As it relates to individuals considering bankruptcy the two most frequently used types of bankruptcy are Chapter 7 and Chapter 13. Chapter 7 provides for the liquidation of assets to satisfy debts owed. All nonexempt assets are gathered by a trustee and sold to pay off debts. Certain assets may be exempted from liquidation depending on federal or state laws. The individual filing for Chapter 7 bankruptcy will need to include a schedule of exempt property with their bankruptcy petition. Most Chapter 7 bankruptcies involve a situation where all the property of the individual is exempt or there are no assets. In that scenario, the trustee makes a report to the court that there are “no assets” for liquidation and no distribution is made to creditors.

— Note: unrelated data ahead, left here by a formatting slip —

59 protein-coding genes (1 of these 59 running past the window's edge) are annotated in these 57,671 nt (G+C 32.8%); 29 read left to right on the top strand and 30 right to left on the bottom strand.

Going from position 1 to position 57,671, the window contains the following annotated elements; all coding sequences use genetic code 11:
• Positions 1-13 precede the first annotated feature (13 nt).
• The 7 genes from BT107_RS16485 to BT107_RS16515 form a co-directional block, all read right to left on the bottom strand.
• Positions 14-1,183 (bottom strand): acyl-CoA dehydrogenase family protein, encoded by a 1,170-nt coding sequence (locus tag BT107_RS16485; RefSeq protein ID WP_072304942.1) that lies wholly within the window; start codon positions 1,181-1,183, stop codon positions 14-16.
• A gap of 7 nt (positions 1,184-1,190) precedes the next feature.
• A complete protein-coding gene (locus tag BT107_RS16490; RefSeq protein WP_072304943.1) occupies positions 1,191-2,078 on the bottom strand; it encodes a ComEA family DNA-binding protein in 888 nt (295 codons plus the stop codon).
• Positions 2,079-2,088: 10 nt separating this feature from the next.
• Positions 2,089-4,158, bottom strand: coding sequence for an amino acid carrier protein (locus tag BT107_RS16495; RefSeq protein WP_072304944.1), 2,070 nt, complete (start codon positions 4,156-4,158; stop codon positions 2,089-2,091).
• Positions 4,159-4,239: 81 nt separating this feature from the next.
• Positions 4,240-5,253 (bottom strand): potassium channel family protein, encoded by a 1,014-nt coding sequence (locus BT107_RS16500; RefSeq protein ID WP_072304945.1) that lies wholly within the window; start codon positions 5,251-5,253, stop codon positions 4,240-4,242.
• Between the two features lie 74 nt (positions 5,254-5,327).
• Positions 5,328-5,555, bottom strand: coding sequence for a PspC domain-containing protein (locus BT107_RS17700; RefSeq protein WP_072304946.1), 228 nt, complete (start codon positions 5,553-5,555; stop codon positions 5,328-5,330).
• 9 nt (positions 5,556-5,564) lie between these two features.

Chapter 13 allows an individual to keep their property and provides a three to five year time frame to make payments. This plan is available to individuals with regular income to support the payments. The length of the term for repayment is based on the income of the individual with the longer term being reserved for individuals earning less or demonstrating other “cause” for extension. The benefit of Chapter 13 is the individual is able to retain their property, and potentially have a longer period for repayment and lower monthly payments over the term. Payments are made to a trustee and then the trustee is responsible for distribution to creditors. Both types of bankruptcy generally result in a stay meaning attempts at debt collection stop. Bankruptcy will affect your credit and will be reflected on your credit report for seven to ten years however it may be the best route to a fresh financial start if truly plagued with debt.